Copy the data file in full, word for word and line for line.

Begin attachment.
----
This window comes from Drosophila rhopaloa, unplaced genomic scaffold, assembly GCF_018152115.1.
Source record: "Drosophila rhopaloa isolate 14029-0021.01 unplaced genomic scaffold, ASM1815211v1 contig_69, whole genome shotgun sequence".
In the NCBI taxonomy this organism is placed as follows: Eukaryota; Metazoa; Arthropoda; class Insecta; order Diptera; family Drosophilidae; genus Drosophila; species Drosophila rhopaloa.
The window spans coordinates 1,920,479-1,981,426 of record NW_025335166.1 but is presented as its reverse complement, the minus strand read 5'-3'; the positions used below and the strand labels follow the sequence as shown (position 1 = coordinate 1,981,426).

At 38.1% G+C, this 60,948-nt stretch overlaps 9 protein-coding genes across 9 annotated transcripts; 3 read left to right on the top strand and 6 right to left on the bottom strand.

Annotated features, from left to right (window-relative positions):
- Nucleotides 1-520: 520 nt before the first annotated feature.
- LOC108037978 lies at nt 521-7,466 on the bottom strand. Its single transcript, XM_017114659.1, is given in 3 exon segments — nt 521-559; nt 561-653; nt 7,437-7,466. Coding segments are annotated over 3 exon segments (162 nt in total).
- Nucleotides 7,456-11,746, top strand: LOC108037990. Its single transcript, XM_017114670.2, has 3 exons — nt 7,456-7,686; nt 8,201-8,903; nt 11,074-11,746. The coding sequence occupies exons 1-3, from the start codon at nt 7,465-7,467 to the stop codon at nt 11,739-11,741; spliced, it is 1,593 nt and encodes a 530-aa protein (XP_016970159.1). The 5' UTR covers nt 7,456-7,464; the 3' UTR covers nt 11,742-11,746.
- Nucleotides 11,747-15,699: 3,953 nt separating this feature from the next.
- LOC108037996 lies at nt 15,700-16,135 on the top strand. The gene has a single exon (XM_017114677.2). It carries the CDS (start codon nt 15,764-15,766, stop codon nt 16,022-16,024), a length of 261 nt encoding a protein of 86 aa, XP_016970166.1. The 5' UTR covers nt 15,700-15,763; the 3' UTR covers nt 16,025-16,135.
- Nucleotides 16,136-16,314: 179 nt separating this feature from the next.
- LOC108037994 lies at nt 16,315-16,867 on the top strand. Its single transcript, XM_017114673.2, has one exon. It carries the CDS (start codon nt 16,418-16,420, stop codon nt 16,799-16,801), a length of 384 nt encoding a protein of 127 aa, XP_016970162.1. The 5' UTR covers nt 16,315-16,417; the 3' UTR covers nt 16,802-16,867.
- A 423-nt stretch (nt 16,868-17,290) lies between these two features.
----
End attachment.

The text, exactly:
This window comes from Drosophila rhopaloa, unplaced genomic scaffold, assembly GCF_018152115.1.
Source record: "Drosophila rhopaloa isolate 14029-0021.01 unplaced genomic scaffold, ASM1815211v1 contig_69, whole genome shotgun sequence".
In the NCBI taxonomy this organism is placed as follows: Eukaryota; Metazoa; Arthropoda; class Insecta; order Diptera; family Drosophilidae; genus Drosophila; species Drosophila rhopaloa.
The window spans coordinates 1,920,479-1,981,426 of record NW_025335166.1 but is presented as its reverse complement, the minus strand read 5'-3'; the positions used below and the strand labels follow the sequence as shown (position 1 = coordinate 1,981,426).

At 38.1% G+C, this 60,948-nt stretch overlaps 9 protein-coding genes across 9 annotated transcripts; 3 read left to right on the top strand and 6 right to left on the bottom strand.

Annotated features, from left to right (window-relative positions):
- Nucleotides 1-520: 520 nt before the first annotated feature.
- LOC108037978 lies at nt 521-7,466 on the bottom strand. Its single transcript, XM_017114659.1, is given in 3 exon segments — nt 521-559; nt 561-653; nt 7,437-7,466. Coding segments are annotated over 3 exon segments (162 nt in total).
- Nucleotides 7,456-11,746, top strand: LOC108037990. Its single transcript, XM_017114670.2, has 3 exons — nt 7,456-7,686; nt 8,201-8,903; nt 11,074-11,746. The coding sequence occupies exons 1-3, from the start codon at nt 7,465-7,467 to the stop codon at nt 11,739-11,741; spliced, it is 1,593 nt and encodes a 530-aa protein (XP_016970159.1). The 5' UTR covers nt 7,456-7,464; the 3' UTR covers nt 11,742-11,746.
- Nucleotides 11,747-15,699: 3,953 nt separating this feature from the next.
- LOC108037996 lies at nt 15,700-16,135 on the top strand. The gene has a single exon (XM_017114677.2). It carries the CDS (start codon nt 15,764-15,766, stop codon nt 16,022-16,024), a length of 261 nt encoding a protein of 86 aa, XP_016970166.1. The 5' UTR covers nt 15,700-15,763; the 3' UTR covers nt 16,025-16,135.
- Nucleotides 16,136-16,314: 179 nt separating this feature from the next.
- LOC108037994 lies at nt 16,315-16,867 on the top strand. Its single transcript, XM_017114673.2, has one exon. It carries the CDS (start codon nt 16,418-16,420, stop codon nt 16,799-16,801), a length of 384 nt encoding a protein of 127 aa, XP_016970162.1. The 5' UTR covers nt 16,315-16,417; the 3' UTR covers nt 16,802-16,867.
- A 423-nt stretch (nt 16,868-17,290) lies between these two features.